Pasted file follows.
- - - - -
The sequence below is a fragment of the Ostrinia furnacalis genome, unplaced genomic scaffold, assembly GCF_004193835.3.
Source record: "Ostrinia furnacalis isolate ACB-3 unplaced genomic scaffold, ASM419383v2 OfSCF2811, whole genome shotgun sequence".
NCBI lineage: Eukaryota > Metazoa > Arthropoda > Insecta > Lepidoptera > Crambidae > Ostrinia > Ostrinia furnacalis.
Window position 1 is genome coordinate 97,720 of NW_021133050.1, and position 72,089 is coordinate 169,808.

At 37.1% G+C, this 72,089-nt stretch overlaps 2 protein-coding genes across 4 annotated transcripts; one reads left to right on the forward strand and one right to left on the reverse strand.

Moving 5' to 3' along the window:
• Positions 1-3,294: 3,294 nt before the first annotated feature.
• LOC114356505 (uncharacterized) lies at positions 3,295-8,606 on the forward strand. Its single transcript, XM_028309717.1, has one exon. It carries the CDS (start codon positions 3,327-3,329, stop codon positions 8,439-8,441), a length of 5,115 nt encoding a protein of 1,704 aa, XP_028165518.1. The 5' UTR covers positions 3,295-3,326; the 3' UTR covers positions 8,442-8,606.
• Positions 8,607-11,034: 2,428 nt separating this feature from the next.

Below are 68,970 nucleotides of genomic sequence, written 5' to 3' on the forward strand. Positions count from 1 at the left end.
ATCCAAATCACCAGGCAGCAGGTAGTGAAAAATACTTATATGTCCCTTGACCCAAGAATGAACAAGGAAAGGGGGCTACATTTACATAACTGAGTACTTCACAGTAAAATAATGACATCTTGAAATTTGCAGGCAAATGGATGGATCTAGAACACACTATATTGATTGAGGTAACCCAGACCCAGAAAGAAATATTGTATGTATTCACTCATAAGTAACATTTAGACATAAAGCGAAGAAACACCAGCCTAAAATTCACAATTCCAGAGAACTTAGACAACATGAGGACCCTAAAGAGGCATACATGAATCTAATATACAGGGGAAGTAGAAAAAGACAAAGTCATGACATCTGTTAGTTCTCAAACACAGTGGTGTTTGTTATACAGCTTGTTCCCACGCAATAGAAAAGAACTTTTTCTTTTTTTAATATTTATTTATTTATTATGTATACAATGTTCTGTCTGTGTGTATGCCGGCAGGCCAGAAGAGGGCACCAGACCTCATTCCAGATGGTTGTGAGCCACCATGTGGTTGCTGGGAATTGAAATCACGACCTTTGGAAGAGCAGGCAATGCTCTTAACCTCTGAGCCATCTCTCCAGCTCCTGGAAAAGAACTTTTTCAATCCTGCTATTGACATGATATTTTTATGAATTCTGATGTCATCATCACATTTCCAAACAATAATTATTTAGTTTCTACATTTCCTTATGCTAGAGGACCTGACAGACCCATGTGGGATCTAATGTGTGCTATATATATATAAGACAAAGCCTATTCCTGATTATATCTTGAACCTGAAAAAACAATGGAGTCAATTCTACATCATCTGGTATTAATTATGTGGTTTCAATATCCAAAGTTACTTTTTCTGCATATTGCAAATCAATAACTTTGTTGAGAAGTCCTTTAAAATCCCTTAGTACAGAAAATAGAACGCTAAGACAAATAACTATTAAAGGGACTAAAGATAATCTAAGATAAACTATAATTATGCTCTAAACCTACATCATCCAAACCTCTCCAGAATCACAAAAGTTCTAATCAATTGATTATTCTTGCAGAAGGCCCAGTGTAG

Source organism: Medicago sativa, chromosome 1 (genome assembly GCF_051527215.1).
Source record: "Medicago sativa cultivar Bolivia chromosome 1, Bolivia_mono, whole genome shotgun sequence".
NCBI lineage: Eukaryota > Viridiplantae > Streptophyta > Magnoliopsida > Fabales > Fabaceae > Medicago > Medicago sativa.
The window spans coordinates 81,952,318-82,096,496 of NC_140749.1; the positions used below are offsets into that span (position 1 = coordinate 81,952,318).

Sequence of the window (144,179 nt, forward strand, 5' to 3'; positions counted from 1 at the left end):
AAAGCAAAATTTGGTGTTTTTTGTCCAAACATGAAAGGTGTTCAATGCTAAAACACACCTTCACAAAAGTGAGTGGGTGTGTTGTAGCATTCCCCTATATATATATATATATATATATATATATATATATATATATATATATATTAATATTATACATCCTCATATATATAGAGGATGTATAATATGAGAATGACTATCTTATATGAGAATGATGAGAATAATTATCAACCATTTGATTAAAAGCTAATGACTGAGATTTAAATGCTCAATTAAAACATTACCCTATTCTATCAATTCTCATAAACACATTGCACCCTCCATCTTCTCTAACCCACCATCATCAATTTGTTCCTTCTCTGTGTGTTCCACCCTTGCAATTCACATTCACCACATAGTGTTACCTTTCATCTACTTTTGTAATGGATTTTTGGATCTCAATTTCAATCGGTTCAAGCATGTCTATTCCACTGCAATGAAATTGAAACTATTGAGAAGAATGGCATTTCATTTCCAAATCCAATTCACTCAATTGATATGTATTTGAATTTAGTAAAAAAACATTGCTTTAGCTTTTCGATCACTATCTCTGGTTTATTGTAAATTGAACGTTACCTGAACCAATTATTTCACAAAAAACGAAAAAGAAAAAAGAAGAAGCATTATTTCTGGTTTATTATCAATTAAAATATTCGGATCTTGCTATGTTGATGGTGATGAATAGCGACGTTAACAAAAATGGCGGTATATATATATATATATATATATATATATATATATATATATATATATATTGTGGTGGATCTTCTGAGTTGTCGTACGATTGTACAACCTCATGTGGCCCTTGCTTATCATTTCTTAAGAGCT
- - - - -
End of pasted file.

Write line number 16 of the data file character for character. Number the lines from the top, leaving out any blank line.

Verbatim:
Sequence of the window (144,179 nt, forward strand, 5' to 3'; positions counted from 1 at the left end):